- Student Dissertation or Thesis
Abstract: Climate change is a systemic risk to the world’s economy. Significant and rapid cuts in carbon emissions are needed to limit global warming. Fuel Cell Electric Vehicles (FCEV) offer an attractive alternative for decarbonizing the transportation sector for both Light Duty and Heavy Duty categories. The cost of hydrogen fuel cell-related technologies are decreasing rapidly and FCEVs may provide an alternative to electric vehicles in decarbonization.
This thesis provides a fresh look at economics of FCEVs and competing alternatives for decarbonizing transportation and their long-term trends in the US. Based on the recent data, the total cost of ownership (TCO) models are developed for three types of drive train Internal Combustion Engine Vehicles (ICEV), Battery Electric Vehicles (BEV) and FCEV for both Light Duty Vehicle (LDV) and Heavy Duty Vehicle (HDV) categories. A hydrogen retail cost model is developed to provide a detailed understanding of the cost components. The fleet dynamics of Light Duty vehicles (LDV), including ICEV, BEV and FCEV, are modeled using MIT Economic Projection and Policy Analysis (EPPA) model to understand the characteristics of long-term trajectories for the LDV fleet growth in the US.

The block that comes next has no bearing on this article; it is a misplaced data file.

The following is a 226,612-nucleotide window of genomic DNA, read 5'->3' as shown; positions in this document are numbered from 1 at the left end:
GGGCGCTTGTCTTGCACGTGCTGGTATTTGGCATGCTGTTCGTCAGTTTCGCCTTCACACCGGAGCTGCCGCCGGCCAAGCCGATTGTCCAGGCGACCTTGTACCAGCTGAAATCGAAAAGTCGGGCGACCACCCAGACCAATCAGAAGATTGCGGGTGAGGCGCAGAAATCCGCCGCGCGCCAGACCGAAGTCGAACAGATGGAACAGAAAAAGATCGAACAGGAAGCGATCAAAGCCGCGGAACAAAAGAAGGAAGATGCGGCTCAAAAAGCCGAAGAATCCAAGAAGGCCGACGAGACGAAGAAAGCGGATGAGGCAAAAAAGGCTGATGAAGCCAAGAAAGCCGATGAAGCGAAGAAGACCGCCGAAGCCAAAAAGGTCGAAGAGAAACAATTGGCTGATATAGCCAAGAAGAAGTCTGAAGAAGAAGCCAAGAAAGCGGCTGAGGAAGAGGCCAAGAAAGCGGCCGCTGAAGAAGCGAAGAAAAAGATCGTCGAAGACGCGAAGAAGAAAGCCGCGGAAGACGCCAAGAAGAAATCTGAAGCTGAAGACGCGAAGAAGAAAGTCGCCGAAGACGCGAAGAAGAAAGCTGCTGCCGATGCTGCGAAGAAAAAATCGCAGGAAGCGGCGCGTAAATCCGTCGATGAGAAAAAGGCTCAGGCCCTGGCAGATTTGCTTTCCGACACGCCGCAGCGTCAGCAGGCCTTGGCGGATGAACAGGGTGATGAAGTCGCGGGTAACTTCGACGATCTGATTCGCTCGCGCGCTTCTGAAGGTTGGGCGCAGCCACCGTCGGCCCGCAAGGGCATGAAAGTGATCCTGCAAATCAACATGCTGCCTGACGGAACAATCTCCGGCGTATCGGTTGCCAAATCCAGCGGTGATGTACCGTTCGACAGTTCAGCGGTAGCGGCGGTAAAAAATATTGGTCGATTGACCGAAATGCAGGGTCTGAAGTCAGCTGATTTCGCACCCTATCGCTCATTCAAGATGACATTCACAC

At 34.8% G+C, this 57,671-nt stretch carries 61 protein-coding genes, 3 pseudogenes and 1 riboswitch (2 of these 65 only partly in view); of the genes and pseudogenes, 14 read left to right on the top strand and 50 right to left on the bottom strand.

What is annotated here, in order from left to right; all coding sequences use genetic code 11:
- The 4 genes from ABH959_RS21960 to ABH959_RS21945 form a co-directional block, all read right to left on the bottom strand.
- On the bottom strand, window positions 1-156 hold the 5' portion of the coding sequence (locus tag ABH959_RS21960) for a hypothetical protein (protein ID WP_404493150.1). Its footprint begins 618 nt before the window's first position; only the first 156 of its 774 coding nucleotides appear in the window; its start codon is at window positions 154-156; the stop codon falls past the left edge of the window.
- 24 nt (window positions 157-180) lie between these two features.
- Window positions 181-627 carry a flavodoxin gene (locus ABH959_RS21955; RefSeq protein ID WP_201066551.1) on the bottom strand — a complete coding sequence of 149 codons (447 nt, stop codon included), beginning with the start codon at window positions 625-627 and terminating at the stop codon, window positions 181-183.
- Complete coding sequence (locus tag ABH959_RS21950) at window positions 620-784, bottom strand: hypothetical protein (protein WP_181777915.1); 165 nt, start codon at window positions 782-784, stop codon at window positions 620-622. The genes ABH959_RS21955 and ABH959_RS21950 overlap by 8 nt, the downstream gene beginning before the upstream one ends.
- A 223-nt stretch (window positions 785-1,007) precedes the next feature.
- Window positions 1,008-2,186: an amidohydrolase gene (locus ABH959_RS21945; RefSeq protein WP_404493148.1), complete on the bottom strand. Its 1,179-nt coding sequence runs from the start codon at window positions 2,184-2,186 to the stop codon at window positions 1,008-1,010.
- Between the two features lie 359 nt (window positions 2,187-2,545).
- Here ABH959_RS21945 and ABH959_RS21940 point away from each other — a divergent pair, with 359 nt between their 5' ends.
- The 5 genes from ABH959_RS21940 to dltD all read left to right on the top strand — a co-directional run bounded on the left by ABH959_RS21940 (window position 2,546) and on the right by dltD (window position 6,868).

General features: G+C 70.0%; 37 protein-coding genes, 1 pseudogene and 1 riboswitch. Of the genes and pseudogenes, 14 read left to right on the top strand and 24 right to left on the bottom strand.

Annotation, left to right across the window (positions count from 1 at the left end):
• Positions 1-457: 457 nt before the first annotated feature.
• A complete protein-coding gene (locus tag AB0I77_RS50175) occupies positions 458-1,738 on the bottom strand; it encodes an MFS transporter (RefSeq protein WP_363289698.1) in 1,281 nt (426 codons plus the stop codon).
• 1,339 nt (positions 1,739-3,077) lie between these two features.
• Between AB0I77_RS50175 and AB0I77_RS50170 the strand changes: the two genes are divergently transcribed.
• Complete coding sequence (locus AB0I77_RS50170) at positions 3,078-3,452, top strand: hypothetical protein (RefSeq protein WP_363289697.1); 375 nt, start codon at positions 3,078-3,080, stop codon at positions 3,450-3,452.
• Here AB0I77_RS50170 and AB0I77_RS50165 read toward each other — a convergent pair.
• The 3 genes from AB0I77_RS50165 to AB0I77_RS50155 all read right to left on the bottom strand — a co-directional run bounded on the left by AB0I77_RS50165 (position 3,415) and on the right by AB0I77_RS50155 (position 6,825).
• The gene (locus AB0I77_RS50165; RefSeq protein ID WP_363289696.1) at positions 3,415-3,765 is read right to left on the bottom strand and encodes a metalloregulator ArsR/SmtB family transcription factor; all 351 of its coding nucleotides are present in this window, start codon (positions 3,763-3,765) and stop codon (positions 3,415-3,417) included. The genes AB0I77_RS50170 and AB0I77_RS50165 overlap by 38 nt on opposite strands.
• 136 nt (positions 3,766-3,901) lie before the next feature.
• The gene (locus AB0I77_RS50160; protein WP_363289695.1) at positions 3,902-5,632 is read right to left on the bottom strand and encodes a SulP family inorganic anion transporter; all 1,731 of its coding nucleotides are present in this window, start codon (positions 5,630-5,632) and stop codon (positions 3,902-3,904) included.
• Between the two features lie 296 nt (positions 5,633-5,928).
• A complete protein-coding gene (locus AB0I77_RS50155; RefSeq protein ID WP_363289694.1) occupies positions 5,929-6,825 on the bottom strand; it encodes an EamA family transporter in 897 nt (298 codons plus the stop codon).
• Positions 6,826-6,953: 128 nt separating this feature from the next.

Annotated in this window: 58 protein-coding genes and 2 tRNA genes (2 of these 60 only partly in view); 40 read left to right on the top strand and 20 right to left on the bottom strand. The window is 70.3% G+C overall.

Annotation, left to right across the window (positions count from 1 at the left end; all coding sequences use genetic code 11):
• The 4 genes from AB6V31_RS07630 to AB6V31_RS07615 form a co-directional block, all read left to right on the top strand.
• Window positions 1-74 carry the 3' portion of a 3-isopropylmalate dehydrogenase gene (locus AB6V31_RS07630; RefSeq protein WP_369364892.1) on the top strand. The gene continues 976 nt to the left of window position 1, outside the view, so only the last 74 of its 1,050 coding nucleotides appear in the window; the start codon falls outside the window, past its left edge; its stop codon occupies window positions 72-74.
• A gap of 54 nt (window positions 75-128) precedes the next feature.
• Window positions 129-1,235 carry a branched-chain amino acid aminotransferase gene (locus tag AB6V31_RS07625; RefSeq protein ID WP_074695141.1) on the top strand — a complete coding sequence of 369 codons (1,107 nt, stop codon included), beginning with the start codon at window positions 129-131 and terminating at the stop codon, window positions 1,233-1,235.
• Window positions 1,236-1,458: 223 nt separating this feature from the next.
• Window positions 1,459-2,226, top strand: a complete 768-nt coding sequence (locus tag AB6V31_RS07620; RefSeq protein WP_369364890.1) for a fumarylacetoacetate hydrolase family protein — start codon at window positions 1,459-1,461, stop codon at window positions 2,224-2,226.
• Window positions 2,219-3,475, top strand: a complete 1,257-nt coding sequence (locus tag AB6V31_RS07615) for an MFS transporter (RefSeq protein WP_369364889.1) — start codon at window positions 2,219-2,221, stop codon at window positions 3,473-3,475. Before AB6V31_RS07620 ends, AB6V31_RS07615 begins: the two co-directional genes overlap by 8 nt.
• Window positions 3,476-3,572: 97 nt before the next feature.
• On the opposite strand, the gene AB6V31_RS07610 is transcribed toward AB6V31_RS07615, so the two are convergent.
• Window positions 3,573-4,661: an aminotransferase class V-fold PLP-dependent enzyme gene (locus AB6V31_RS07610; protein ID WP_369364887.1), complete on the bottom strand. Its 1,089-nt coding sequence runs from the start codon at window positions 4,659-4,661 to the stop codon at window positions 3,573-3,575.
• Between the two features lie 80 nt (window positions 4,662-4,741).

The TCO for BEV and FCEV are higher than ICEV in the LDV sector in the absence of carbon abatement credits or other government support. This implies that FCEVs are about 10% more expensive than BEVs on a cost-per-mile basis. However, there are cost reduction pathways that might make FCEVs competitive in the next 10 years and n the scenarios of accelerated actions. The percentage of FCEVs in total vehicle stock in the US might grow to more than 14% by 2050. The growth is contingent upon the TCO reduction pathways. The TCO of BEV and FCEV Class 8 type trucks are 24% and 40% higher than ICEV trucks, respectively. The fuel cost for FCEV is 2.4 times of BEV’s fuel cost and the retail price of FCEV Class 8 type truck is 1.5 times that of BEV truck. A 40% reduction in hydrogen retail price or a 70% reduction in FCEV truck retail price would make FCEV trucks cheaper than BEV trucks. In all scenarios, substantial government support is needed in the forms of R&D, infrastructure development and financial incentives to realize the potential of hydrogen based transportation.